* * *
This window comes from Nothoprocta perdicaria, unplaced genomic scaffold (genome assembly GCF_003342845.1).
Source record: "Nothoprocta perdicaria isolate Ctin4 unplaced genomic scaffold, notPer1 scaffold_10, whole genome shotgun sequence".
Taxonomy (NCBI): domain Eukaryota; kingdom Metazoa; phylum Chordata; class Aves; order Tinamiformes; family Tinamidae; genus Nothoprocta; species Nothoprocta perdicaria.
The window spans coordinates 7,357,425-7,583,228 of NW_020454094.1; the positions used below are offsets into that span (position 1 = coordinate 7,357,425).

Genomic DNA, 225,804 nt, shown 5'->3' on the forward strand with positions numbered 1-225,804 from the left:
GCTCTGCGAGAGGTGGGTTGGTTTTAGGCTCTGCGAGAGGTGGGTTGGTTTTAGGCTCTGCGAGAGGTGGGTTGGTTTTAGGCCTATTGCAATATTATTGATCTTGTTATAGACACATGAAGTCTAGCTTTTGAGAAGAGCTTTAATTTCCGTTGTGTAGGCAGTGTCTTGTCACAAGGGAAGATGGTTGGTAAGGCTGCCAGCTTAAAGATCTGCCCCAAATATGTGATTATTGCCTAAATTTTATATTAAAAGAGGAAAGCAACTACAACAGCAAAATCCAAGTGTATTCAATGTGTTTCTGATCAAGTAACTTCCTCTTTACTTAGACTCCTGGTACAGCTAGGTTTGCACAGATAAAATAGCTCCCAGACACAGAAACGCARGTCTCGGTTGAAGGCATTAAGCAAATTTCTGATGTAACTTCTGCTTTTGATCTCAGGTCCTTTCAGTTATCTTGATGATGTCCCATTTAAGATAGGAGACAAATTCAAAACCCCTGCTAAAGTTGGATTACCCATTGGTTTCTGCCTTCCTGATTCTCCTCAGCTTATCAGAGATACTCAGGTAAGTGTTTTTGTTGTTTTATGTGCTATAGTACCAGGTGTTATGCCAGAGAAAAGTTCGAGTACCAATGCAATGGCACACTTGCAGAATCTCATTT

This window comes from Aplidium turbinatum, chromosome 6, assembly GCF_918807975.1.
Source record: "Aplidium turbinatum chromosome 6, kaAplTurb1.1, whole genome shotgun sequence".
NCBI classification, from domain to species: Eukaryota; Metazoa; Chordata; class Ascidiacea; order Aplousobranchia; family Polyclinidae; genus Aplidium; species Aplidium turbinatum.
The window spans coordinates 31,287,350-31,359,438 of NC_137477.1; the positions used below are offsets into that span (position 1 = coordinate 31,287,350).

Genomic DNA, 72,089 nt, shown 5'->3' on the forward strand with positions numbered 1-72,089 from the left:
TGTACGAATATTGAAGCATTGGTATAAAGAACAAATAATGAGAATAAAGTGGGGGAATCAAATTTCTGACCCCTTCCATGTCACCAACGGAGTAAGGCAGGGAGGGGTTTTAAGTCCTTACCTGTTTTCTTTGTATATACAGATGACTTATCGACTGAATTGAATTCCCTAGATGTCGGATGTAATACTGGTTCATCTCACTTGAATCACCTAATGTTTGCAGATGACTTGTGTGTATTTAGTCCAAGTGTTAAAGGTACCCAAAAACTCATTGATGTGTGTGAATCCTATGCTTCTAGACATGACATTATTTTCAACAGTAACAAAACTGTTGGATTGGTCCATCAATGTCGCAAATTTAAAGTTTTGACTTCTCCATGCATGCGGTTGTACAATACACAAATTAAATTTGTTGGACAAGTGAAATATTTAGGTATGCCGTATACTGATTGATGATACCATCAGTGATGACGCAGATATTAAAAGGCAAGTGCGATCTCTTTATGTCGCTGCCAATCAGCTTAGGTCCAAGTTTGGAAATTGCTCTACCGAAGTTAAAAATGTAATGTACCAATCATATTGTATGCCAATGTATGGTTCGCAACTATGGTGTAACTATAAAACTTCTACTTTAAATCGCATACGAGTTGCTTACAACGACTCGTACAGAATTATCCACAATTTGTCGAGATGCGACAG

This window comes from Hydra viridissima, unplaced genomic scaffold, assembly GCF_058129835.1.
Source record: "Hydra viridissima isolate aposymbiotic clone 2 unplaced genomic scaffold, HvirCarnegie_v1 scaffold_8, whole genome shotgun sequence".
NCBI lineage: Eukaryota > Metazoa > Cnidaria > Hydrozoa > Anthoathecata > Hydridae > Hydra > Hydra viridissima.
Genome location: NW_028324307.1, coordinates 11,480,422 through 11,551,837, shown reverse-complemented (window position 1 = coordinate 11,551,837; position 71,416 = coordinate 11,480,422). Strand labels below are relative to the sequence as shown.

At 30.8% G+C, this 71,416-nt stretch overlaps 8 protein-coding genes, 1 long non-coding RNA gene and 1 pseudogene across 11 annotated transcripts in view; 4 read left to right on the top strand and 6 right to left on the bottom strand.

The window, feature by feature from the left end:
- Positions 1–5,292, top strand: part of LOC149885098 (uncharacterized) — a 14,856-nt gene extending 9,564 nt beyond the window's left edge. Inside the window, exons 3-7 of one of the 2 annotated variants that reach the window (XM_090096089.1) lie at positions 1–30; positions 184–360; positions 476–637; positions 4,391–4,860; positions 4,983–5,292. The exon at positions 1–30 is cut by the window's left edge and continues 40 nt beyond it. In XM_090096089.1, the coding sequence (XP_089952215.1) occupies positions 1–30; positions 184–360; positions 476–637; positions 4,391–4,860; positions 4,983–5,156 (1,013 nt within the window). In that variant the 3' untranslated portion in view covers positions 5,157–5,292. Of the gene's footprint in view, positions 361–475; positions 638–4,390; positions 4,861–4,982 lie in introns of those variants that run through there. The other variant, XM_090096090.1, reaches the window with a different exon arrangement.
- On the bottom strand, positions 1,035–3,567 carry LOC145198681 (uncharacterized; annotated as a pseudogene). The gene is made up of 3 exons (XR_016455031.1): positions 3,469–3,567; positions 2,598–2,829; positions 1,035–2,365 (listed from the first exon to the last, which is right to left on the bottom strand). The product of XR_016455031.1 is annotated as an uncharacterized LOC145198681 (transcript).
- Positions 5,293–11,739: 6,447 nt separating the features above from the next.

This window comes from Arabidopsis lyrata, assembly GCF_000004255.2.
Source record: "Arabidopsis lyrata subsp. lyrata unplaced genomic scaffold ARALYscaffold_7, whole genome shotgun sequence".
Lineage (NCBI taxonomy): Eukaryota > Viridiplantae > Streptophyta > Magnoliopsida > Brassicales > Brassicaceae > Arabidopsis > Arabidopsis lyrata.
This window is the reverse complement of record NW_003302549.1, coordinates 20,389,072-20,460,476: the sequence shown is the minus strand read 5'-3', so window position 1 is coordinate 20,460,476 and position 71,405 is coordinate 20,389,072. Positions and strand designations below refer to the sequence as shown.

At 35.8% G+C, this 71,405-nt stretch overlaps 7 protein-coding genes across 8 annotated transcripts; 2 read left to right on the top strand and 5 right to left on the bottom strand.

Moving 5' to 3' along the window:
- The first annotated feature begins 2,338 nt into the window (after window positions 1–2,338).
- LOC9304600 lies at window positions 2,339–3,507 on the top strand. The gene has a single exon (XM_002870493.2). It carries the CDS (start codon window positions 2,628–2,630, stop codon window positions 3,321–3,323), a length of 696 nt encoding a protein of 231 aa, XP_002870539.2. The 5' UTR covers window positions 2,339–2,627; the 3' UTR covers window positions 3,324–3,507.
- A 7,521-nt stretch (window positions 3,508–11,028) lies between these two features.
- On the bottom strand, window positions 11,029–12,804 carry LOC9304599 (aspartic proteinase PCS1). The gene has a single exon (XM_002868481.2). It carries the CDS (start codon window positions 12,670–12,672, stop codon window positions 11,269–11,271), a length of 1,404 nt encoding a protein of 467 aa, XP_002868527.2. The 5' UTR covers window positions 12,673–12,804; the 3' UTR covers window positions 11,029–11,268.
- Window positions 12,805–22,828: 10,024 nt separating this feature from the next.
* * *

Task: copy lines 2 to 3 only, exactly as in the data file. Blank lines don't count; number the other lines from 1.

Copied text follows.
Source record: "Nothoprocta perdicaria isolate Ctin4 unplaced genomic scaffold, notPer1 scaffold_10, whole genome shotgun sequence".
Taxonomy (NCBI): domain Eukaryota; kingdom Metazoa; phylum Chordata; class Aves; order Tinamiformes; family Tinamidae; genus Nothoprocta; species Nothoprocta perdicaria.